||This article may require cleanup to meet Wikipedia's quality standards. The specific problem is: Urban Policies sections require editing to meet quality standards. (May 2015)|
|Neighborhood of Boston|
The Mattapan-Ashmont Trolley
|Annexed by Boston||1870|
|Time zone||Eastern (UTC-5)|
|Area code(s)||617 / 857|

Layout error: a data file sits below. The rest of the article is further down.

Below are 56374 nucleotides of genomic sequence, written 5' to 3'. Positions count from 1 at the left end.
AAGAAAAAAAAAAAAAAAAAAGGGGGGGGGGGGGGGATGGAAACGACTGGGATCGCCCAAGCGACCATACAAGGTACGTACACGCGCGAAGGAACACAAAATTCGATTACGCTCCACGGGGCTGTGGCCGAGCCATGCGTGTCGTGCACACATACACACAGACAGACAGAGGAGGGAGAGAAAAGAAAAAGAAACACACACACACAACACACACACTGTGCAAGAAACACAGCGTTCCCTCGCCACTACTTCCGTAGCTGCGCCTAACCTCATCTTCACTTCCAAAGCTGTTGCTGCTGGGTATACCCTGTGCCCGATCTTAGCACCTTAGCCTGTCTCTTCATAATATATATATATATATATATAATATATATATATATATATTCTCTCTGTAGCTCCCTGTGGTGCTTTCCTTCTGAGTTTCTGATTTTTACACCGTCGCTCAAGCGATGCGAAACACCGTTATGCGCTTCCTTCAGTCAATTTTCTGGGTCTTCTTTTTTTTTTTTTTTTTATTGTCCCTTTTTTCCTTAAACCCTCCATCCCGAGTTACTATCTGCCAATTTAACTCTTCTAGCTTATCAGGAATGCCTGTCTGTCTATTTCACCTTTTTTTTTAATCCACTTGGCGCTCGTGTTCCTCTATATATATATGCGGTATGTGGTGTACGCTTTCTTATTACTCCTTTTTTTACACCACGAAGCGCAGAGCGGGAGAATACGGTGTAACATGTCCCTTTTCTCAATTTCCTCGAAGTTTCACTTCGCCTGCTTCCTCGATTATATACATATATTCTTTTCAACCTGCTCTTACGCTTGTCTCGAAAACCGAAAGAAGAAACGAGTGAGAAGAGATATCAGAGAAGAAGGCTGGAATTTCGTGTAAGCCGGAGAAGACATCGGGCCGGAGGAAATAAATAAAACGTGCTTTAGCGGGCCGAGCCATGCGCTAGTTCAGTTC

Mattapan (//) is a neighborhood in Boston, Massachusetts. Historically a section of neighboring Dorchester, Mattapan became a part of Boston when Dorchester was annexed in 1870. As of the 2010 census, it had a population of 36,480. Like other neighborhoods of the late 19th and early 20th century, Mattapan developed, residentially and commercially, as the railroads and streetcars made downtown Boston increasingly accessible. Predominantly residential, Mattapan is a mix of public housing, small apartment buildings, single-family houses, and two- and three-family houses (known locally as "Three-Deckers" or "Triple-Deckers"). Blue Hill Avenue and Mattapan Square, where Blue Hill Avenue, River Street, and Cummins Highway meet, are the commercial heart of the neighborhood, home to banks, law offices, restaurants, and retail shops. The new Mattapan Branch of the Boston Public library opened 2009, at a cost of more than $4 million. Mattapan has a large portion of green space within the neighborhood. The Harambee Park, the Franklin Zoo, the Boston Nature Zoo Center and Wildlife Sanctuary, and historic Forest Hill Cemetery can all be considered green space within the neighborhood of Mattapan. Mattapan's demographics are diverse, with a large population of Haitians, Caribbean immigrants, and African Americans.